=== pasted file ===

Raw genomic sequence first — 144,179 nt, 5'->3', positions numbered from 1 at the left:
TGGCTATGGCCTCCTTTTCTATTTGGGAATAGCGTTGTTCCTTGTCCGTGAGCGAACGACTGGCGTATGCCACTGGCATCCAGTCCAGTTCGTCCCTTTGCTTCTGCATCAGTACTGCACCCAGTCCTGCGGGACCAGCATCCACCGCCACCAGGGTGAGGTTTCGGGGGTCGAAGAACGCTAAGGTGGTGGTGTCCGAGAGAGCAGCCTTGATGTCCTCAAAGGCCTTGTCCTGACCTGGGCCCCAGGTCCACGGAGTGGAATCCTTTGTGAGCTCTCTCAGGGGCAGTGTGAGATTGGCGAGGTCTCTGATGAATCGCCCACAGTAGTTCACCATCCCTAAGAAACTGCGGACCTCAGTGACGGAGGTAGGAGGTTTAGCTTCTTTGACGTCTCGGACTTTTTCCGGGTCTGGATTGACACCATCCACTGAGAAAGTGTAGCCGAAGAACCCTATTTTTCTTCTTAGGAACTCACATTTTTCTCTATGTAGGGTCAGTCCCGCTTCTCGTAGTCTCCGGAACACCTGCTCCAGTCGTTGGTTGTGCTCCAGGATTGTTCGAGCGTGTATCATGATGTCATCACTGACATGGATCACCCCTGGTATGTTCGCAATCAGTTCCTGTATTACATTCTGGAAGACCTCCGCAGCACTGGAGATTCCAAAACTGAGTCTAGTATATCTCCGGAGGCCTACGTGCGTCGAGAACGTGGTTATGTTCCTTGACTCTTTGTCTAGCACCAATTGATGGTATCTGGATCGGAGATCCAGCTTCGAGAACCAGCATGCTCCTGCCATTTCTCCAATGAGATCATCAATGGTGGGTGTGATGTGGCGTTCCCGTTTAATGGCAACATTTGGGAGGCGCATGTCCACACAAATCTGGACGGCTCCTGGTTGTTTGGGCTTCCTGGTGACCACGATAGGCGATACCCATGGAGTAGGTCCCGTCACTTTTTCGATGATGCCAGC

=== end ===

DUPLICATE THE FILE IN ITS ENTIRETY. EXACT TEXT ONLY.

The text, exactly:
Raw genomic sequence first — 144,179 nt, 5'->3', positions numbered from 1 at the left:
TGGCTATGGCCTCCTTTTCTATTTGGGAATAGCGTTGTTCCTTGTCCGTGAGCGAACGACTGGCGTATGCCACTGGCATCCAGTCCAGTTCGTCCCTTTGCTTCTGCATCAGTACTGCACCCAGTCCTGCGGGACCAGCATCCACCGCCACCAGGGTGAGGTTTCGGGGGTCGAAGAACGCTAAGGTGGTGGTGTCCGAGAGAGCAGCCTTGATGTCCTCAAAGGCCTTGTCCTGACCTGGGCCCCAGGTCCACGGAGTGGAATCCTTTGTGAGCTCTCTCAGGGGCAGTGTGAGATTGGCGAGGTCTCTGATGAATCGCCCACAGTAGTTCACCATCCCTAAGAAACTGCGGACCTCAGTGACGGAGGTAGGAGGTTTAGCTTCTTTGACGTCTCGGACTTTTTCCGGGTCTGGATTGACACCATCCACTGAGAAAGTGTAGCCGAAGAACCCTATTTTTCTTCTTAGGAACTCACATTTTTCTCTATGTAGGGTCAGTCCCGCTTCTCGTAGTCTCCGGAACACCTGCTCCAGTCGTTGGTTGTGCTCCAGGATTGTTCGAGCGTGTATCATGATGTCATCACTGACATGGATCACCCCTGGTATGTTCGCAATCAGTTCCTGTATTACATTCTGGAAGACCTCCGCAGCACTGGAGATTCCAAAACTGAGTCTAGTATATCTCCGGAGGCCTACGTGCGTCGAGAACGTGGTTATGTTCCTTGACTCTTTGTCTAGCACCAATTGATGGTATCTGGATCGGAGATCCAGCTTCGAGAACCAGCATGCTCCTGCCATTTCTCCAATGAGATCATCAATGGTGGGTGTGATGTGGCGTTCCCGTTTAATGGCAACATTTGGGAGGCGCATGTCCACACAAATCTGGACGGCTCCTGGTTGTTTGGGCTTCCTGGTGACCACGATAGGCGATACCCATGGAGTAGGTCCCGTCACTTTTTCGATGATGCCAGC